Histopathology

The epithelium of all precursor lesions is generally thickened. However, in a minority of cases patchy atrophy, thinning of the viable cellular layers, may be present. By definition there is no evidence of invasion. The magnitude of surface kera-tinization is of no importance. Allocation to categories within each of the classifications requires consideration firstly of architectural features and then of cytology.

1. Hyperplasia

Definition: Hyperplasia describes increased cell numbers. This may be in the spinous layer (acanthosis) and/or in the basal/parabasal cell layers (progenitor compartment), termed basal cell hyperplasia.

The architecture shows regular stratification and there is no cellular atypia.

Fig. 3.40 Mild dysplasia (basal-parabasal cell hyperplasia, SIN1). A Note the increased number of basal-parabasal cells with hyperchromatic, uniform nuclei, perpendicularly oriented to the basement membrane. The upper part of the epithelium shows a regular spinous layer and thin parakeratotic layer on the surface. B Increased number of uniform, slightly enlarged basal and parabasal cells, perpendicularly oriented to the basement membrane. Increased number of regular mitoses are evident. At the right corner (lower half) the epithelial cells show minimal cytologic atypia. The upper half of the epithelium is composed of regular spinous cells, which become flattened toward the surface. A thin parakeratotic layer is present on the surface.

Fig. 3.40 Mild dysplasia (basal-parabasal cell hyperplasia, SIN1). A Note the increased number of basal-parabasal cells with hyperchromatic, uniform nuclei, perpendicularly oriented to the basement membrane. The upper part of the epithelium shows a regular spinous layer and thin parakeratotic layer on the surface. B Increased number of uniform, slightly enlarged basal and parabasal cells, perpendicularly oriented to the basement membrane. Increased number of regular mitoses are evident. At the right corner (lower half) the epithelial cells show minimal cytologic atypia. The upper half of the epithelium is composed of regular spinous cells, which become flattened toward the surface. A thin parakeratotic layer is present on the surface.

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Fig. 3.41 Moderate dysplasia (atypical hyperplasia, SIN 2). A The epithelium is slightly thickened. More than half of the epithelium is occupied by increased number of slightly to moderately polymorphic epithelial cells with hyperchromatic nuclei and increased mitotic activity. The upper third shows spinous cell differentiation; prominent granular and keratotic layer is evident on the surface. B Hyperplastic epithelium with increased number of slightly to moderately polymorphic epithelial cells extending up to two thirds of the epithelium. A thin parakeratotic and keratotic layer is present on the surface.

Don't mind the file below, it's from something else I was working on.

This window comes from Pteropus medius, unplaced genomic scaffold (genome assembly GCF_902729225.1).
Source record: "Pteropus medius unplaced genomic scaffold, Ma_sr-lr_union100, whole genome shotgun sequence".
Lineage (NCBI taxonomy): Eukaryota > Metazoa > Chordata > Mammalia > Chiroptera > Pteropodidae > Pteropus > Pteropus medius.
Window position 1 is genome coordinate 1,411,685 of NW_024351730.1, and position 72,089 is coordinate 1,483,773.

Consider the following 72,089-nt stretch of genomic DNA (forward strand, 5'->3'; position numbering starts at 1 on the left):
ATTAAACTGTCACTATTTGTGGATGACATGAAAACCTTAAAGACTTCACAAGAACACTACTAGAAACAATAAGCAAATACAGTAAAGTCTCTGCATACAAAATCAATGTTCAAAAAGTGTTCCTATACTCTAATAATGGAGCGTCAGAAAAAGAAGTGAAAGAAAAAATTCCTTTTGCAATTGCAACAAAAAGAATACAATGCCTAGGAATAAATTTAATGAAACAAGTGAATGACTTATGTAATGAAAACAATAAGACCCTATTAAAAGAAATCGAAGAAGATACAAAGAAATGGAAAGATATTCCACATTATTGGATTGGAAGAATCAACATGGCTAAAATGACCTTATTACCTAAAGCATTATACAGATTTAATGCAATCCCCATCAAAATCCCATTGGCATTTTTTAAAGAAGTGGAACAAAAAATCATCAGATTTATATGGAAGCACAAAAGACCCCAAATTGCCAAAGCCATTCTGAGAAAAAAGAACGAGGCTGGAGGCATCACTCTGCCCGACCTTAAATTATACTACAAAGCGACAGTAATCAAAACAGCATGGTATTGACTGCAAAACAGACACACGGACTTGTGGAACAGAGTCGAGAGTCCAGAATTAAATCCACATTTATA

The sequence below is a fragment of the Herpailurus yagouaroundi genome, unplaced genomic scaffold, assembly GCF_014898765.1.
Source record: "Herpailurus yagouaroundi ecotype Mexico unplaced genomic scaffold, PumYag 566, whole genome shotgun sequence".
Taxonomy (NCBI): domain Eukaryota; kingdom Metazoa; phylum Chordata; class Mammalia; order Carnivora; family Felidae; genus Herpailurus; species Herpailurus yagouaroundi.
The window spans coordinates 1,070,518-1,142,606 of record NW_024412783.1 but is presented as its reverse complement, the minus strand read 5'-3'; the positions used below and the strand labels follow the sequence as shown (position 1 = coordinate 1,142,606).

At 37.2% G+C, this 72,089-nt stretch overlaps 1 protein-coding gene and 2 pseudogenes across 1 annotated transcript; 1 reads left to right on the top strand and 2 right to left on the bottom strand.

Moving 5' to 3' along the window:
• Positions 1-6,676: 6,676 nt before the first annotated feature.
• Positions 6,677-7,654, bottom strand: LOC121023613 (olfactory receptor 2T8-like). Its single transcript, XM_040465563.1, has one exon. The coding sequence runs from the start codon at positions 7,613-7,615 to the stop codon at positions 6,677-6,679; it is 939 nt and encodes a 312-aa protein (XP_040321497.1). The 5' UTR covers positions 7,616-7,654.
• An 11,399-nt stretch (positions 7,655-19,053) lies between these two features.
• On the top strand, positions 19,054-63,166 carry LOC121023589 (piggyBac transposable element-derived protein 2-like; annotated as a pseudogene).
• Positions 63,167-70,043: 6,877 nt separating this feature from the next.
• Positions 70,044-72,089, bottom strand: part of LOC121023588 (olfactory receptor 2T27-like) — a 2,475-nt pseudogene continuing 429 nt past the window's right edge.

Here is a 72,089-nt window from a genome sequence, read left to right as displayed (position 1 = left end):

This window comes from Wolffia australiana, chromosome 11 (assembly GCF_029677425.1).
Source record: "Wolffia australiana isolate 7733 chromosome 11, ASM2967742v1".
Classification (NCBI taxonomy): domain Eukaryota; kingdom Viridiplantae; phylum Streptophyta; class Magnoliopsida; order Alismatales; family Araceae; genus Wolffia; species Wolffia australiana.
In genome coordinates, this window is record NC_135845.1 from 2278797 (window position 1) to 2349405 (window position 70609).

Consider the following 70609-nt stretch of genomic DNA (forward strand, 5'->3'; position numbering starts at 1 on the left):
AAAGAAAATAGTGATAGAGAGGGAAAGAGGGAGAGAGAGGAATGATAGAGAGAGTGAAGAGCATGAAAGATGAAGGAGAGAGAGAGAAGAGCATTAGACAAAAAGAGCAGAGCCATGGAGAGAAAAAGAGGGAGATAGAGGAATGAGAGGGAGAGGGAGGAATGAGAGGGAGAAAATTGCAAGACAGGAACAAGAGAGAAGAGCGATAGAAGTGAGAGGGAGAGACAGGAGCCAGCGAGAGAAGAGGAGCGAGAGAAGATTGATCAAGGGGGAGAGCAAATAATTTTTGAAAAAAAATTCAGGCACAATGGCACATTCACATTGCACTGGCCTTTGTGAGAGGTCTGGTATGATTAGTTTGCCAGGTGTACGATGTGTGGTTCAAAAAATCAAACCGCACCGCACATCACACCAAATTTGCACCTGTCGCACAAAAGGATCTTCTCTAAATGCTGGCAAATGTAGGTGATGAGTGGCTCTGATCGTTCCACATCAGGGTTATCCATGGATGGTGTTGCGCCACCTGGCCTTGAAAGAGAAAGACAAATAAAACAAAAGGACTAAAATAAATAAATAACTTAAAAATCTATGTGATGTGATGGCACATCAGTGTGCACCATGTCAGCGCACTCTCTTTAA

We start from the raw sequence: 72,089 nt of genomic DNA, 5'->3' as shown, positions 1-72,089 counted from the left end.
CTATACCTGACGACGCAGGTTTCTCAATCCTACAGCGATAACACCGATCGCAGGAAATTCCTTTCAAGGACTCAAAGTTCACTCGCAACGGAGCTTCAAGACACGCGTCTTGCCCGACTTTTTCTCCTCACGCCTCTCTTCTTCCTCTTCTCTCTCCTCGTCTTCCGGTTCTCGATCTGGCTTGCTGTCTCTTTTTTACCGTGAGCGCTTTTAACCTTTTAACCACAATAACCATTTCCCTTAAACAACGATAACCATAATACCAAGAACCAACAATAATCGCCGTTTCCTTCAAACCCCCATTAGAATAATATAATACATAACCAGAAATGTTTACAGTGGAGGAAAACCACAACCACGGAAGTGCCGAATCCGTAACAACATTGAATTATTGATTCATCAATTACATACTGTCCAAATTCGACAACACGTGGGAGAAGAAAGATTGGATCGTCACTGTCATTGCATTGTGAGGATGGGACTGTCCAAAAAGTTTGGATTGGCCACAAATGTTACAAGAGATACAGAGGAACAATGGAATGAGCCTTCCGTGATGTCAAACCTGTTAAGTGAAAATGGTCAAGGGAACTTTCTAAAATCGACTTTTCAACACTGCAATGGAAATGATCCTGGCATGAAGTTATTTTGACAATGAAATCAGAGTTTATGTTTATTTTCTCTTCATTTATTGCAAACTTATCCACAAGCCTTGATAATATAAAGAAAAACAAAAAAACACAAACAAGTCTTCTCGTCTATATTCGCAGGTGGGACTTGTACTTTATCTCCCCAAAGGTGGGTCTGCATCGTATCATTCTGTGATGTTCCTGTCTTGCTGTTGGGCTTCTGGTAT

2. Dysplasia (intraepithelial neoplasia, atypical epithelial hyperplasia potentially malignant lesions)

Definition: When architectural disturbance is accompanied by cytologic atypia the term dysplasia applies. There is a challenge in the recognition of the earliest manifestations of dysplasia, and no single combination of the above features allows for consistent distinction between hyperplasia and the earliest stages of dysplasia as well as in attempting to rigidly divide the spectrum of dys-plasias into mild, moderate and severe categories.

Mild dysplasia

In general architectural disturbance limited to the lower third of the epithelium accompanied by cytological atypia define the minimum criteria of dysplasia.

Moderate dysplasia

Architectural disturbance extending into the middle third of the epithelium is the initial criterion for recognizing this category. However, consideration of the degree of cytologic atypia may require upgrading.

Severe dysplasia

Recognition of severe dysplasia starts with greater than two thirds of the epithelium showing architectural disturbance with associated cytologic atypia. However, as noted in the previous paragraph, architectural disturbance extending into the middle third of the epithelium with sufficient cytologic atypia may be upgraded from moderate to severe dys-plasia.

Carcinoma in-situ

The theoretical concept of carcinoma in-situ is that malignant transformation has occurred but invasion is not present. It is not always possible to recognize this morphologically. The following is recommended for the diagnosis of carcinoma in-situ: full thickness or almost full thickness architectural abnormalities in the viable cellular layers accompanied by pronounced cytologic atypia. Atypical mitotic figures and abnormal superficial mitoses are commonly seen in carcinoma in-situ.

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